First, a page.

Burnaby, BC, incorporated as a city in 1992, population 249,125 (2021 census), 232,755 (2016 census). Burnaby adjoins Vancouver on the west, Coquitlam on the east and New Westminster on the southeast. Named after Robert Burnaby, a businessman and legislator of the 1860s, it features Burnaby Mountain (365 m), Burnaby Lake, the Fraser River and Burrard Inlet. Burnaby was a district municipality for one hundred years before being granted civic status in 1992. It is governed by a mayor and eight councillors and is a member Metro Vancouver. (See also Municipal Government in Canada.)
Originally a sparsely populated rural district - with a population of 400 in 1900 - Burnaby developed into a residential community for workers in Vancouver and New Westminster. Industrial development and construction of large wholesale and retail outlets followed, and urbanization has continued in recent years. Now almost fully developed, the city is concentrating on infill and diversification projects.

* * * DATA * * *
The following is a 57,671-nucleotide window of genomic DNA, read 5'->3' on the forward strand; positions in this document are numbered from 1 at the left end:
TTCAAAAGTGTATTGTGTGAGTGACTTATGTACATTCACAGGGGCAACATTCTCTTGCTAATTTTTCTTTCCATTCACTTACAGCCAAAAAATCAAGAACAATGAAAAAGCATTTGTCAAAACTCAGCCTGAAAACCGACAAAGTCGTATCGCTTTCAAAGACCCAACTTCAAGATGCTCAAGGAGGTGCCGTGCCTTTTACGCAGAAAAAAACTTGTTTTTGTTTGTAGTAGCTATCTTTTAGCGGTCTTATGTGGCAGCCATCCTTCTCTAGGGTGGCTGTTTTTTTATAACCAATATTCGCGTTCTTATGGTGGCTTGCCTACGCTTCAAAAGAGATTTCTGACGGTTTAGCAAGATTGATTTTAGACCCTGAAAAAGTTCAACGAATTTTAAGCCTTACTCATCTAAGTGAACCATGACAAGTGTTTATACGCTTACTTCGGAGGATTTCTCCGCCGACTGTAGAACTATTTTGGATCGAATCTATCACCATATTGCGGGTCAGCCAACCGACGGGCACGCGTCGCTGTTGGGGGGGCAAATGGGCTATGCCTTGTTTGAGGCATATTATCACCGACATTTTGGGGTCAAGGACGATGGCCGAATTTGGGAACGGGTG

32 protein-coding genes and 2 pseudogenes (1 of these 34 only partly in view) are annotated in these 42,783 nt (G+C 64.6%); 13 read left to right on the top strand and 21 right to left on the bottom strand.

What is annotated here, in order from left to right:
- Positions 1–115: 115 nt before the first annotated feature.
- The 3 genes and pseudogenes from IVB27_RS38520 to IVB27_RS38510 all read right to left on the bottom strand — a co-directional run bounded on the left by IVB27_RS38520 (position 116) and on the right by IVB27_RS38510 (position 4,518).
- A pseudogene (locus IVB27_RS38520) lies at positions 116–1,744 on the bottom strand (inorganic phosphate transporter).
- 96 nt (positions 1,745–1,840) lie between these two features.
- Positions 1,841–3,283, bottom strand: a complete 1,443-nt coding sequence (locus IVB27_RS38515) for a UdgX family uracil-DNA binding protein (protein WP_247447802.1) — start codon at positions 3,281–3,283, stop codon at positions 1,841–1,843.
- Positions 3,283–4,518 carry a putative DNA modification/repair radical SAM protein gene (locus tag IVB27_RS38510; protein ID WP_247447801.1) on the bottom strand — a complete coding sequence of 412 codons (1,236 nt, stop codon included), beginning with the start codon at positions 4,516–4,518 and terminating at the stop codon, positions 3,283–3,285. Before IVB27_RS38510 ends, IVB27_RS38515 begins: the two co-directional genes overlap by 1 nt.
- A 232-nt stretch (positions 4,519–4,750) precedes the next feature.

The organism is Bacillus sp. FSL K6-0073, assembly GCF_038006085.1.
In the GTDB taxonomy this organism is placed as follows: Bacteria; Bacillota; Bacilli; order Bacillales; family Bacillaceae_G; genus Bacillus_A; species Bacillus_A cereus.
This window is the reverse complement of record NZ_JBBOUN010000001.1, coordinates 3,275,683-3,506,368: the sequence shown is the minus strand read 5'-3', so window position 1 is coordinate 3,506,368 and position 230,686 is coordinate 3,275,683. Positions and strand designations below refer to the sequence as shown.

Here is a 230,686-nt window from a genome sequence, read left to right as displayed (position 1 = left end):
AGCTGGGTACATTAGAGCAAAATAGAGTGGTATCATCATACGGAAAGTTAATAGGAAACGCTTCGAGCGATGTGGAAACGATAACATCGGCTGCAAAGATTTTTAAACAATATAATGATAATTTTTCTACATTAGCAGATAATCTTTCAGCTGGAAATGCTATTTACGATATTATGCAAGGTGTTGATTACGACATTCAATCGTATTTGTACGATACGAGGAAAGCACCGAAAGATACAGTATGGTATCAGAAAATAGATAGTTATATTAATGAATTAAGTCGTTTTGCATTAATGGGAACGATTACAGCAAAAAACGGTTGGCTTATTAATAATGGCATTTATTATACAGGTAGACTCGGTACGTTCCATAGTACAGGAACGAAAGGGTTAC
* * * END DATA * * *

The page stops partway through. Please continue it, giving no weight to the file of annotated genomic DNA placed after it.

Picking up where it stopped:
Economy and Labour Force
Over the 1990s Burnaby's economy has shifted from light manufacturing and heavy industry to high technology. The shift is mainly due to high land values and congestion. Other important sectors are the film industry, education, retail, utilities, and warehouse and distribution. (See also Canadian Film History: 1974 to Present.) Residential and industrial developments have almost eliminated agriculture. The city is served by 11 Skytrain stations.
Burnaby's educational facilities include Simon Fraser University and the British Colombia Institute of Technology (BCIT). The city’s attractions include the Burnaby Village Museum , Barnet Marine Park, Shadbolt Centre for the Arts and the Burnaby Art Gallery. Burnaby Lake Regional Park, with some 200 bird species, is popular for bird watching. Central Park, once a naval reserve for its timber, preserves immense Douglas Fir trees. Scotia Barn (formerly Burnaby 8-Rinks) an indoor ice rink complex is the practice facility for the Vancouver Canucks.